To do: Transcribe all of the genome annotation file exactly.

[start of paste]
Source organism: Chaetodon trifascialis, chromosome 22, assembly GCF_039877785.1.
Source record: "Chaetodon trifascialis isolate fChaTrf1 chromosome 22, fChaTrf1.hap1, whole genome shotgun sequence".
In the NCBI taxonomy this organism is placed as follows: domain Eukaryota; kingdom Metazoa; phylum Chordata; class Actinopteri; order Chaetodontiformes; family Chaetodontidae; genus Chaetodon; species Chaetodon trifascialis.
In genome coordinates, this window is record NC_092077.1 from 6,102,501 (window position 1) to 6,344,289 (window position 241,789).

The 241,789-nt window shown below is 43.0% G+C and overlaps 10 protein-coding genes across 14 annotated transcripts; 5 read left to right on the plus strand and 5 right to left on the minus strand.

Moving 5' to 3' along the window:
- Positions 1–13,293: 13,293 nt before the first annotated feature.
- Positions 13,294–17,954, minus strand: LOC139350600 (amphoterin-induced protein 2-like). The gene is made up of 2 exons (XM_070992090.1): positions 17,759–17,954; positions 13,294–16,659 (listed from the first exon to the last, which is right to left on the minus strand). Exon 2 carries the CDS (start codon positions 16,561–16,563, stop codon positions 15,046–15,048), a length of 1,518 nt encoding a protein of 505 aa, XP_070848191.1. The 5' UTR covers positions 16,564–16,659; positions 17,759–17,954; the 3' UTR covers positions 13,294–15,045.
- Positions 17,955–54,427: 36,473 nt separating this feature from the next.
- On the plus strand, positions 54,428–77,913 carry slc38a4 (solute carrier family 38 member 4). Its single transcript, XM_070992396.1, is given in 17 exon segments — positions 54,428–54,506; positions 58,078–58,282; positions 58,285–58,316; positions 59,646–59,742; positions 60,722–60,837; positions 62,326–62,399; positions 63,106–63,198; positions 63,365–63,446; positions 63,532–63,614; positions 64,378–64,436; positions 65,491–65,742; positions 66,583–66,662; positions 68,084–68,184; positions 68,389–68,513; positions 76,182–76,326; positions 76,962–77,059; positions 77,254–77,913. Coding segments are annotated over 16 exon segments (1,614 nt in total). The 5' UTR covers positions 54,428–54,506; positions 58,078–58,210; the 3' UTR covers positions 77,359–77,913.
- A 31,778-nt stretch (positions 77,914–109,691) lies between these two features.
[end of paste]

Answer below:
Source organism: Chaetodon trifascialis, chromosome 22, assembly GCF_039877785.1.
Source record: "Chaetodon trifascialis isolate fChaTrf1 chromosome 22, fChaTrf1.hap1, whole genome shotgun sequence".
In the NCBI taxonomy this organism is placed as follows: domain Eukaryota; kingdom Metazoa; phylum Chordata; class Actinopteri; order Chaetodontiformes; family Chaetodontidae; genus Chaetodon; species Chaetodon trifascialis.
In genome coordinates, this window is record NC_092077.1 from 6,102,501 (window position 1) to 6,344,289 (window position 241,789).

The 241,789-nt window shown below is 43.0% G+C and overlaps 10 protein-coding genes across 14 annotated transcripts; 5 read left to right on the plus strand and 5 right to left on the minus strand.

Moving 5' to 3' along the window:
- Positions 1–13,293: 13,293 nt before the first annotated feature.
- Positions 13,294–17,954, minus strand: LOC139350600 (amphoterin-induced protein 2-like). The gene is made up of 2 exons (XM_070992090.1): positions 17,759–17,954; positions 13,294–16,659 (listed from the first exon to the last, which is right to left on the minus strand). Exon 2 carries the CDS (start codon positions 16,561–16,563, stop codon positions 15,046–15,048), a length of 1,518 nt encoding a protein of 505 aa, XP_070848191.1. The 5' UTR covers positions 16,564–16,659; positions 17,759–17,954; the 3' UTR covers positions 13,294–15,045.
- Positions 17,955–54,427: 36,473 nt separating this feature from the next.
- On the plus strand, positions 54,428–77,913 carry slc38a4 (solute carrier family 38 member 4). Its single transcript, XM_070992396.1, is given in 17 exon segments — positions 54,428–54,506; positions 58,078–58,282; positions 58,285–58,316; positions 59,646–59,742; positions 60,722–60,837; positions 62,326–62,399; positions 63,106–63,198; positions 63,365–63,446; positions 63,532–63,614; positions 64,378–64,436; positions 65,491–65,742; positions 66,583–66,662; positions 68,084–68,184; positions 68,389–68,513; positions 76,182–76,326; positions 76,962–77,059; positions 77,254–77,913. Coding segments are annotated over 16 exon segments (1,614 nt in total). The 5' UTR covers positions 54,428–54,506; positions 58,078–58,210; the 3' UTR covers positions 77,359–77,913.
- A 31,778-nt stretch (positions 77,914–109,691) lies between these two features.